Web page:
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The methods adopted by progressive railways for promoting safety amongst their employees are as interesting as they are varied. Safety competitions between one department and another, safety talks and discussions on the subject of accident prevention, and the extensive use of safety posters designed to feature in a graphic manner dangerous practices which should be avoided, are some of the methods employed. A variation of the safety competition method, and one which is calculated to achieve good results, is the recent provision by the New York, New Haven and Hartford Railway, of flags, on which the words “No accidents this month” are printed, the flags being raised over each shop and engine-shed on the system on the first day of each month. When an accident (as defined by the Interstate Commerce Commission) occurs in any shop or engine-shed, the flag is immediately hauled down until the first of the following month.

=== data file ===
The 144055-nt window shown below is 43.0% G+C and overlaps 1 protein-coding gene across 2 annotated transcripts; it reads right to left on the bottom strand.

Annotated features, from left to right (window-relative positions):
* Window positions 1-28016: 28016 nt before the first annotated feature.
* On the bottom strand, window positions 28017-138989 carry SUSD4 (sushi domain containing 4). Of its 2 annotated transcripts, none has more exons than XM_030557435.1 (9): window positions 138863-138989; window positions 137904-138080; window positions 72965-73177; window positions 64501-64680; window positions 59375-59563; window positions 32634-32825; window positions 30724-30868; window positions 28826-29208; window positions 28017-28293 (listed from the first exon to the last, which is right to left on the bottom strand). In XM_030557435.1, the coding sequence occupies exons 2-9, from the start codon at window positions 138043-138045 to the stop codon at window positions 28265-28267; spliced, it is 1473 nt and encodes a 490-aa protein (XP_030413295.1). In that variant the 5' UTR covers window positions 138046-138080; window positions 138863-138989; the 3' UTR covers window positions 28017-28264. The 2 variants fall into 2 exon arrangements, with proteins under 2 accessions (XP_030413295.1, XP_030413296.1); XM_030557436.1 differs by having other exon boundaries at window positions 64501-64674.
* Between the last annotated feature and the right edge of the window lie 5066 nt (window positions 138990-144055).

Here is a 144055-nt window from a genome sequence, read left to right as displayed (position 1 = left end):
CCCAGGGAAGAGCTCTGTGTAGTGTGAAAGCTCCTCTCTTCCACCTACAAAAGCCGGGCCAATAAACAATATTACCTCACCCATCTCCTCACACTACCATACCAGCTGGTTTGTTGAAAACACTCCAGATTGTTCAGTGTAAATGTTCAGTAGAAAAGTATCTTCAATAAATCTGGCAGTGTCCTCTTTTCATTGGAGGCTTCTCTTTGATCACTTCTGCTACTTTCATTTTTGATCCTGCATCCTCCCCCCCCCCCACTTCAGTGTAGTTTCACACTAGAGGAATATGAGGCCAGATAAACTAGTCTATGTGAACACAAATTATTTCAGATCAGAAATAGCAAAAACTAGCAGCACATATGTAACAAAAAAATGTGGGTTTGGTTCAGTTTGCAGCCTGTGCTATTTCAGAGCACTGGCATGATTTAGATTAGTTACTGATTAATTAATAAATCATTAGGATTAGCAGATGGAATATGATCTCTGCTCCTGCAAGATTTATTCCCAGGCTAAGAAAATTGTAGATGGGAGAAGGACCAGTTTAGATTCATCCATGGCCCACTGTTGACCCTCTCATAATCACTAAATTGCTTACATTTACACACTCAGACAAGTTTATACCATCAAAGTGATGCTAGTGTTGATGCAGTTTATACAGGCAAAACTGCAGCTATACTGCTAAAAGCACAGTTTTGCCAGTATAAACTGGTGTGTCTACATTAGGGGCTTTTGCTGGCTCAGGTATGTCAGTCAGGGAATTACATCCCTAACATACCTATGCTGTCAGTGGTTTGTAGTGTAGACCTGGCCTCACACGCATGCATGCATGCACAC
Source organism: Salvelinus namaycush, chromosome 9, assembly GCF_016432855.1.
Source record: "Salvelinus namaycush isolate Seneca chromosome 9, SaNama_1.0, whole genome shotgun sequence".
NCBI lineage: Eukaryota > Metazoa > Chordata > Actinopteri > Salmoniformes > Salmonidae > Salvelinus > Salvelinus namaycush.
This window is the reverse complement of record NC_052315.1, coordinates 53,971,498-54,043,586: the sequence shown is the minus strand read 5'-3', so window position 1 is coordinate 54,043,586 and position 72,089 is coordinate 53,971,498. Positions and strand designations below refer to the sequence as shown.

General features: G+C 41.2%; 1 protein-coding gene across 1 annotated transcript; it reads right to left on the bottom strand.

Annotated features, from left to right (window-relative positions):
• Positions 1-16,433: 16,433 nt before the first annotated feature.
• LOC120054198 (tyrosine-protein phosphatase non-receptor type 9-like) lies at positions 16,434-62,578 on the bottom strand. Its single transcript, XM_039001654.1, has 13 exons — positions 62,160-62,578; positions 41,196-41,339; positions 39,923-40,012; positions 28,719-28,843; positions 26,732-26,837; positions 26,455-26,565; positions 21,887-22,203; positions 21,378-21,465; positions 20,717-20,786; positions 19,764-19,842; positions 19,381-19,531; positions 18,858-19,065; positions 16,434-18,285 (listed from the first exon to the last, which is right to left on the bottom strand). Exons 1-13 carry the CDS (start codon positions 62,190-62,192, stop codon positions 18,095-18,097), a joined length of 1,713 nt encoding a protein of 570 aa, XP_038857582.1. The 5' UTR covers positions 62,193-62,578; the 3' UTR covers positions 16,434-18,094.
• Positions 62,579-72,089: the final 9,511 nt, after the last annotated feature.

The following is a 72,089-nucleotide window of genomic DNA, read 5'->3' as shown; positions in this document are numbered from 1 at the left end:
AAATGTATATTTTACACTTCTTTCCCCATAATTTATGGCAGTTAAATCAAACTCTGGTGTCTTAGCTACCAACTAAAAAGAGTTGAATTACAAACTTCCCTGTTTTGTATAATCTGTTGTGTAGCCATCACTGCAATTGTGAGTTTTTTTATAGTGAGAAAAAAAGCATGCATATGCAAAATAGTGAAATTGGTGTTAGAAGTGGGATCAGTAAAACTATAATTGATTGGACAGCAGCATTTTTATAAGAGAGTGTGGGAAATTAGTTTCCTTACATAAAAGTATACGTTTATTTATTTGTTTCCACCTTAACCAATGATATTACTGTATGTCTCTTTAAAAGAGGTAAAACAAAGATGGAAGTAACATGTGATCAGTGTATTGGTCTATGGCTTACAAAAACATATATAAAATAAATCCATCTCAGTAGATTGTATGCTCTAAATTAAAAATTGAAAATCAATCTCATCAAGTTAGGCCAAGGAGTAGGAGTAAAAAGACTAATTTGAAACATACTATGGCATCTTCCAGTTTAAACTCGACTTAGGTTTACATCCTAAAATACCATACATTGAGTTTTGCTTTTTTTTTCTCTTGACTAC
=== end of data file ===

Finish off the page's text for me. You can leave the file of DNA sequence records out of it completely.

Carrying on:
Fine Appreciation of N. Z. Railway
Studios Art Work.
Among the visitors to New Zealand by the “Franconia” last year was Mr. Emil Bommer of New York.
Mr. Bommer is a manufacturer in that city, and controls a large iron trading concern. During his travels over the New Zealand Railways his attention was attracted by one advertisement in particular, and he sent the subjoined sketch and request (written on the back of his business card) to the Officer in Charge in order to mark his appreciation. He also called at the Studios to personally congratulate Mr. S. Davis, the artist responsible for the design, which he considered to be the finest he had seen in all his travels.
Safety Advice from President